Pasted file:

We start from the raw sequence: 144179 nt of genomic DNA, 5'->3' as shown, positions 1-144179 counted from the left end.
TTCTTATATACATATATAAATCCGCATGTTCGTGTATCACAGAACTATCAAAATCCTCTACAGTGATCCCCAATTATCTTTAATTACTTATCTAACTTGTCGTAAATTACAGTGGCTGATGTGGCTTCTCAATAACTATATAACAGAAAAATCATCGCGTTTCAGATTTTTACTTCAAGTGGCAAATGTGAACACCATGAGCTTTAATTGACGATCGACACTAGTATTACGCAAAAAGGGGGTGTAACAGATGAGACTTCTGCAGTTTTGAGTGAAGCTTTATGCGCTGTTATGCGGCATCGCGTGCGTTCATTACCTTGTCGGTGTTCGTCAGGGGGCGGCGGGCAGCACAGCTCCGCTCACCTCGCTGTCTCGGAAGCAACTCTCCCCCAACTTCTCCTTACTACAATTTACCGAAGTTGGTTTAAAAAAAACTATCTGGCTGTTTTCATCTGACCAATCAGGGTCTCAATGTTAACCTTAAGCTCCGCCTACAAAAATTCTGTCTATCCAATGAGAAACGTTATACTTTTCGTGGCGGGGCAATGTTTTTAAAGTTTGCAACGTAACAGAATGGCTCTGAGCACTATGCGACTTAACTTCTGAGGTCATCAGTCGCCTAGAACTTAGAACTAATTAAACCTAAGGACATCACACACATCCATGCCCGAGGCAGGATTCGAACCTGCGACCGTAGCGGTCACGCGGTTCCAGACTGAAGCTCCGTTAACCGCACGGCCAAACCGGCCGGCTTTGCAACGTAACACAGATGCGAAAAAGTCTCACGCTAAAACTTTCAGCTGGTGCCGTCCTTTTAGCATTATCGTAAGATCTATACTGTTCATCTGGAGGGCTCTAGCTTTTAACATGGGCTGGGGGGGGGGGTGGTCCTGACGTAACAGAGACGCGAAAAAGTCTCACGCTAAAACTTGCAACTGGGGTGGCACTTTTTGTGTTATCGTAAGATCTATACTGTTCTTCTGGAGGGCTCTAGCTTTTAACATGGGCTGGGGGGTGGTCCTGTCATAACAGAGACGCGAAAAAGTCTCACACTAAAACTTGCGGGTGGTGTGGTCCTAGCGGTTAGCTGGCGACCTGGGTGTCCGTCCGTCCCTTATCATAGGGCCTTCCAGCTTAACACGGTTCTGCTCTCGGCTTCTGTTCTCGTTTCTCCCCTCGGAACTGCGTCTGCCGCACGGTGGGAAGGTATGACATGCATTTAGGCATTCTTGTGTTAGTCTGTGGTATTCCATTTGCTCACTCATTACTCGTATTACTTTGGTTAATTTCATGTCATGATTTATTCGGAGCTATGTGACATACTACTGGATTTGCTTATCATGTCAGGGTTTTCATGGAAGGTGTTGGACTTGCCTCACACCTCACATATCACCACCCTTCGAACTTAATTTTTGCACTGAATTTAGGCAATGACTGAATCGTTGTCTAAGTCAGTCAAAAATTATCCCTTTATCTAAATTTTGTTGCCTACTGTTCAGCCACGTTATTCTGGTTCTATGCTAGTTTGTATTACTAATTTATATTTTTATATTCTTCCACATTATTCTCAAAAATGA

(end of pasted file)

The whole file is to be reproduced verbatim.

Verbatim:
We start from the raw sequence: 144179 nt of genomic DNA, 5'->3' as shown, positions 1-144179 counted from the left end.
TTCTTATATACATATATAAATCCGCATGTTCGTGTATCACAGAACTATCAAAATCCTCTACAGTGATCCCCAATTATCTTTAATTACTTATCTAACTTGTCGTAAATTACAGTGGCTGATGTGGCTTCTCAATAACTATATAACAGAAAAATCATCGCGTTTCAGATTTTTACTTCAAGTGGCAAATGTGAACACCATGAGCTTTAATTGACGATCGACACTAGTATTACGCAAAAAGGGGGTGTAACAGATGAGACTTCTGCAGTTTTGAGTGAAGCTTTATGCGCTGTTATGCGGCATCGCGTGCGTTCATTACCTTGTCGGTGTTCGTCAGGGGGCGGCGGGCAGCACAGCTCCGCTCACCTCGCTGTCTCGGAAGCAACTCTCCCCCAACTTCTCCTTACTACAATTTACCGAAGTTGGTTTAAAAAAAACTATCTGGCTGTTTTCATCTGACCAATCAGGGTCTCAATGTTAACCTTAAGCTCCGCCTACAAAAATTCTGTCTATCCAATGAGAAACGTTATACTTTTCGTGGCGGGGCAATGTTTTTAAAGTTTGCAACGTAACAGAATGGCTCTGAGCACTATGCGACTTAACTTCTGAGGTCATCAGTCGCCTAGAACTTAGAACTAATTAAACCTAAGGACATCACACACATCCATGCCCGAGGCAGGATTCGAACCTGCGACCGTAGCGGTCACGCGGTTCCAGACTGAAGCTCCGTTAACCGCACGGCCAAACCGGCCGGCTTTGCAACGTAACACAGATGCGAAAAAGTCTCACGCTAAAACTTTCAGCTGGTGCCGTCCTTTTAGCATTATCGTAAGATCTATACTGTTCATCTGGAGGGCTCTAGCTTTTAACATGGGCTGGGGGGGGGGGTGGTCCTGACGTAACAGAGACGCGAAAAAGTCTCACGCTAAAACTTGCAACTGGGGTGGCACTTTTTGTGTTATCGTAAGATCTATACTGTTCTTCTGGAGGGCTCTAGCTTTTAACATGGGCTGGGGGGTGGTCCTGTCATAACAGAGACGCGAAAAAGTCTCACACTAAAACTTGCGGGTGGTGTGGTCCTAGCGGTTAGCTGGCGACCTGGGTGTCCGTCCGTCCCTTATCATAGGGCCTTCCAGCTTAACACGGTTCTGCTCTCGGCTTCTGTTCTCGTTTCTCCCCTCGGAACTGCGTCTGCCGCACGGTGGGAAGGTATGACATGCATTTAGGCATTCTTGTGTTAGTCTGTGGTATTCCATTTGCTCACTCATTACTCGTATTACTTTGGTTAATTTCATGTCATGATTTATTCGGAGCTATGTGACATACTACTGGATTTGCTTATCATGTCAGGGTTTTCATGGAAGGTGTTGGACTTGCCTCACACCTCACATATCACCACCCTTCGAACTTAATTTTTGCACTGAATTTAGGCAATGACTGAATCGTTGTCTAAGTCAGTCAAAAATTATCCCTTTATCTAAATTTTGTTGCCTACTGTTCAGCCACGTTATTCTGGTTCTATGCTAGTTTGTATTACTAATTTATATTTTTATATTCTTCCACATTATTCTCAAAAATGA